Police in the Netherlands arrested 11 people during a raid on premises in Amsterdam suspected of hosting illegal gambling activities.
Working in partnership with regulator de Kansspelautoriteit (KSA), police carried out the raid at a location on Nieuwpoortkade in Amsterdam-West on 20 May. This was in response to reports of illegal commercial gambling taking place at the site.
During the raid, investigators discovered people taking part in an illegal poker game. Police recovered playing cards and other poker supplies, as well as drugs and two firearms,
Investigators also seized a number of electronic devices including phones and hard drives.
Police said investigations into the arrested individuals remain ongoing, while it is not yet clear as to who owns the firearms.
KSA supported the police during the raid and is in the process of preparing its own report on the case.
“Illegal gambling involves unfair competition with companies that do have a licence and must comply with all kinds of rules, for example to prevent gambling addiction among customers,” KSA said.
“The presence of this kind of illegal gambling activities and narcotics on a business park constitutes an infringement of public order.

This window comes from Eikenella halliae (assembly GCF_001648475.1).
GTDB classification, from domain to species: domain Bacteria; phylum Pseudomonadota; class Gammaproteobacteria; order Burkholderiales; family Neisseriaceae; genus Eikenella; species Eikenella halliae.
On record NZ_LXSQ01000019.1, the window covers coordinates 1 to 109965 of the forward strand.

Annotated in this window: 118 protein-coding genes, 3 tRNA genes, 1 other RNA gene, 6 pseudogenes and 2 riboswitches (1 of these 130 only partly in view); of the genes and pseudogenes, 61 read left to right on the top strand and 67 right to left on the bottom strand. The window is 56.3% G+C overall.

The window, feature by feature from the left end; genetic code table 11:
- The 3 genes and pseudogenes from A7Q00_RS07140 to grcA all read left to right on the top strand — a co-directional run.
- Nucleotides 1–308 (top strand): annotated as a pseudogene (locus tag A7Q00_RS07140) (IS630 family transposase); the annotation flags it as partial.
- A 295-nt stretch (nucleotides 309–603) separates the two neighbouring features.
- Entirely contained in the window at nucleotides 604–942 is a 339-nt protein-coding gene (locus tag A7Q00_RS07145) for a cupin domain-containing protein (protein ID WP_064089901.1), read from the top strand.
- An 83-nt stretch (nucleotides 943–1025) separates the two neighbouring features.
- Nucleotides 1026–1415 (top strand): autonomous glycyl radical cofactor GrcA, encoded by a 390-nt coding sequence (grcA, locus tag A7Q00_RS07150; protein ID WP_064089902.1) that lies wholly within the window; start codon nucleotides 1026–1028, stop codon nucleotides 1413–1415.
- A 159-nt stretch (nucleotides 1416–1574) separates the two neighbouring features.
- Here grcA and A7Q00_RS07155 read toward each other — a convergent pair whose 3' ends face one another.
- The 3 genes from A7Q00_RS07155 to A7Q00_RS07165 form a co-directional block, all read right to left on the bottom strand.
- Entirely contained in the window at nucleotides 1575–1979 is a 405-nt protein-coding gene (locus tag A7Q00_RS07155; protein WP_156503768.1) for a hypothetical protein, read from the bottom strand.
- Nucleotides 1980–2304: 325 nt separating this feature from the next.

“In addition, places where illegal gambling takes place are a breeding ground for crime and these places offer the opportunity to launder criminal money. There is a chance that this will attract people who are not afraid to use violence.”
Poker gaming in the Netherlands is only legal at Holland Casino country-specific locations. However, the police in recent months have carried out a number of similar raids in response to reports of illegal activity.
Casino Nieuws reported that earlier this year, two illegal poker tournaments were broken up by police.
In January, four suspects were arrested in Valkenswaard for organising an illegal event. One month later in Vlissingen, two people were arrested during an illegal cash game.
This week, it emerged that the Netherlands is “exploring” new options for Nederlandse Loterij (NLO), including the possibility of privatising the state-owned enterprise.
Dutch finance minister Marnix van Rij released an evaluation of the state’s shareholding in the NLO. The government plans these evaluations on a regular seven-year cycle for all state-owned assets. This year the main question concerned the status of the NLO and Holland Casino.
The report said that the lottery company would be “ready for privatisation both financially and organisationally”.